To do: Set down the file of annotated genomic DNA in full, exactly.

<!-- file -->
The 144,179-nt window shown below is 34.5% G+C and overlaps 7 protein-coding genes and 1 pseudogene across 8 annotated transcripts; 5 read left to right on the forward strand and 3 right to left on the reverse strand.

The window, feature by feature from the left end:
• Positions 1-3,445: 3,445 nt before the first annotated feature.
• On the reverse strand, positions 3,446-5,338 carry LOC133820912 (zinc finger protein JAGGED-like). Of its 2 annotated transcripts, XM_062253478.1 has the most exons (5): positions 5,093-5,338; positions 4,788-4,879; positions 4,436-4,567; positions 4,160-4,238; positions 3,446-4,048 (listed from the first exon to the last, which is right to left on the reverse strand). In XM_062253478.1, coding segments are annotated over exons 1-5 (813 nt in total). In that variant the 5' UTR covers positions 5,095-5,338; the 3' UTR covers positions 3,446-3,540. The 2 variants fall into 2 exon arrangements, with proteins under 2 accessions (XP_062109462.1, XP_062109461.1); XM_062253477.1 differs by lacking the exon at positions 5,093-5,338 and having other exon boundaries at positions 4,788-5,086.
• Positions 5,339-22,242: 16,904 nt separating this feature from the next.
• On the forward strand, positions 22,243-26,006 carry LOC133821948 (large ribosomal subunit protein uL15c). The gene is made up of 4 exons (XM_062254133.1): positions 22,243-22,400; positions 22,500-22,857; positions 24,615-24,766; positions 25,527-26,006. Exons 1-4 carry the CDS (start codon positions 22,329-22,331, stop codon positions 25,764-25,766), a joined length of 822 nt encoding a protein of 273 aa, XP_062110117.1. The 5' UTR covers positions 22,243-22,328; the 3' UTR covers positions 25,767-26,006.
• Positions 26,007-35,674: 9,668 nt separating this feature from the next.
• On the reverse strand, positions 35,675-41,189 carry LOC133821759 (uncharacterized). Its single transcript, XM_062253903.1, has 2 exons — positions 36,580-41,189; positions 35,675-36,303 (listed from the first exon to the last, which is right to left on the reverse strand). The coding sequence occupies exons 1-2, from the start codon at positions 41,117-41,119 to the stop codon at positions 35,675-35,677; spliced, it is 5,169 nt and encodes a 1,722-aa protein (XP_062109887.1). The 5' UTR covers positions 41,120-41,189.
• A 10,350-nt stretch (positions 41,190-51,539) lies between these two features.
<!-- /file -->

The 144,179-nt window shown below is 34.5% G+C and overlaps 7 protein-coding genes and 1 pseudogene across 8 annotated transcripts; 5 read left to right on the forward strand and 3 right to left on the reverse strand.

The window, feature by feature from the left end:
• Positions 1-3,445: 3,445 nt before the first annotated feature.
• On the reverse strand, positions 3,446-5,338 carry LOC133820912 (zinc finger protein JAGGED-like). Of its 2 annotated transcripts, XM_062253478.1 has the most exons (5): positions 5,093-5,338; positions 4,788-4,879; positions 4,436-4,567; positions 4,160-4,238; positions 3,446-4,048 (listed from the first exon to the last, which is right to left on the reverse strand). In XM_062253478.1, coding segments are annotated over exons 1-5 (813 nt in total). In that variant the 5' UTR covers positions 5,095-5,338; the 3' UTR covers positions 3,446-3,540. The 2 variants fall into 2 exon arrangements, with proteins under 2 accessions (XP_062109462.1, XP_062109461.1); XM_062253477.1 differs by lacking the exon at positions 5,093-5,338 and having other exon boundaries at positions 4,788-5,086.
• Positions 5,339-22,242: 16,904 nt separating this feature from the next.
• On the forward strand, positions 22,243-26,006 carry LOC133821948 (large ribosomal subunit protein uL15c). The gene is made up of 4 exons (XM_062254133.1): positions 22,243-22,400; positions 22,500-22,857; positions 24,615-24,766; positions 25,527-26,006. Exons 1-4 carry the CDS (start codon positions 22,329-22,331, stop codon positions 25,764-25,766), a joined length of 822 nt encoding a protein of 273 aa, XP_062110117.1. The 5' UTR covers positions 22,243-22,328; the 3' UTR covers positions 25,767-26,006.
• Positions 26,007-35,674: 9,668 nt separating this feature from the next.
• On the reverse strand, positions 35,675-41,189 carry LOC133821759 (uncharacterized). Its single transcript, XM_062253903.1, has 2 exons — positions 36,580-41,189; positions 35,675-36,303 (listed from the first exon to the last, which is right to left on the reverse strand). The coding sequence occupies exons 1-2, from the start codon at positions 41,117-41,119 to the stop codon at positions 35,675-35,677; spliced, it is 5,169 nt and encodes a 1,722-aa protein (XP_062109887.1). The 5' UTR covers positions 41,120-41,189.
• A 10,350-nt stretch (positions 41,190-51,539) lies between these two features.